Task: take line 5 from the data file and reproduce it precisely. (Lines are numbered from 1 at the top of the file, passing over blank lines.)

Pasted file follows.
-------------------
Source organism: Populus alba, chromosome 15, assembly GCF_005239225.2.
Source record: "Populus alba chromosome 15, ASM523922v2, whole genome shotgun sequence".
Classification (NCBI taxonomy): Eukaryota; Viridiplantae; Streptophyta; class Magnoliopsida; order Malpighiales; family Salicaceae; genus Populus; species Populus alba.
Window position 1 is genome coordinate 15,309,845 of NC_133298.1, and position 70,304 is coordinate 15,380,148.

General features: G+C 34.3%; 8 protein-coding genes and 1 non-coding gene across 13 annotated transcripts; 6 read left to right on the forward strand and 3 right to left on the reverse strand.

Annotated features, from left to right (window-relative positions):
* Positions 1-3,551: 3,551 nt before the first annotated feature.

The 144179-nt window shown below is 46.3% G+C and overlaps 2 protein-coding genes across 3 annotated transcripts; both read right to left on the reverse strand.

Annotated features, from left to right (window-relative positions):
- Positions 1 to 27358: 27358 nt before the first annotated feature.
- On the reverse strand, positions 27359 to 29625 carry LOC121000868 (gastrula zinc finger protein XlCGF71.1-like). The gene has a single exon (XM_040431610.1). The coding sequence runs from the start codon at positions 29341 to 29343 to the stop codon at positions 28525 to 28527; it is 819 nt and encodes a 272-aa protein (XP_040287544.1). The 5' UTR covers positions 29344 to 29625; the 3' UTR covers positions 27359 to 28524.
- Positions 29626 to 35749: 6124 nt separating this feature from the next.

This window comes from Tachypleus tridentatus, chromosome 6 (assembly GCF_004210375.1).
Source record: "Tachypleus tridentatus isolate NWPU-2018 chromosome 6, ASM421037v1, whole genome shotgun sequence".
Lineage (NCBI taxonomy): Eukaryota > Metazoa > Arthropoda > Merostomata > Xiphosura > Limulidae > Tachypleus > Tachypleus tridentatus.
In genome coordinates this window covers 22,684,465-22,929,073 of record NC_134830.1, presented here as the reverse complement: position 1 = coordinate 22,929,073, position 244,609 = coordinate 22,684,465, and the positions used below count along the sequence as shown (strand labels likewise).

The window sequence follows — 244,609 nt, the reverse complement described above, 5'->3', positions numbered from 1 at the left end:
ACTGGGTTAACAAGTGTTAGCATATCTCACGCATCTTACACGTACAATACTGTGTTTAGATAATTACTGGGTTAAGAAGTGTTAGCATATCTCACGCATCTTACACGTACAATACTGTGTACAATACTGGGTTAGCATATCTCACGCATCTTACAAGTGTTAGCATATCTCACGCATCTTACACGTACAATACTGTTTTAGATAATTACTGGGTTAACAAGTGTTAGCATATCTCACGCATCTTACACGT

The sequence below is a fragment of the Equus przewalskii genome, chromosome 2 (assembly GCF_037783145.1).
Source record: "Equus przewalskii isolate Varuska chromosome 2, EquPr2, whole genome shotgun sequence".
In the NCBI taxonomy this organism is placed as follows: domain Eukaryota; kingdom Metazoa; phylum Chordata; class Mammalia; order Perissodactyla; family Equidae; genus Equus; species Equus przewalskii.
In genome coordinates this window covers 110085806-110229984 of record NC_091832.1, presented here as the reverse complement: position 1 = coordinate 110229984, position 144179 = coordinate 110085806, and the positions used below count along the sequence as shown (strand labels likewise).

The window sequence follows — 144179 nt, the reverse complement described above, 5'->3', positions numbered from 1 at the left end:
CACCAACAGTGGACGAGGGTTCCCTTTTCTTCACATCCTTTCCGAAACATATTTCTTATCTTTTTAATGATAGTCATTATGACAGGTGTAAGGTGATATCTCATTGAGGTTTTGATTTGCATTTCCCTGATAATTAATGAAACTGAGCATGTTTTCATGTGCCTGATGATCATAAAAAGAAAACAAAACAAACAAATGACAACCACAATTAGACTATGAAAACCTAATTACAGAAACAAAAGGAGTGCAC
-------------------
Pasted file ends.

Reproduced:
General features: G+C 34.3%; 8 protein-coding genes and 1 non-coding gene across 13 annotated transcripts; 6 read left to right on the forward strand and 3 right to left on the reverse strand.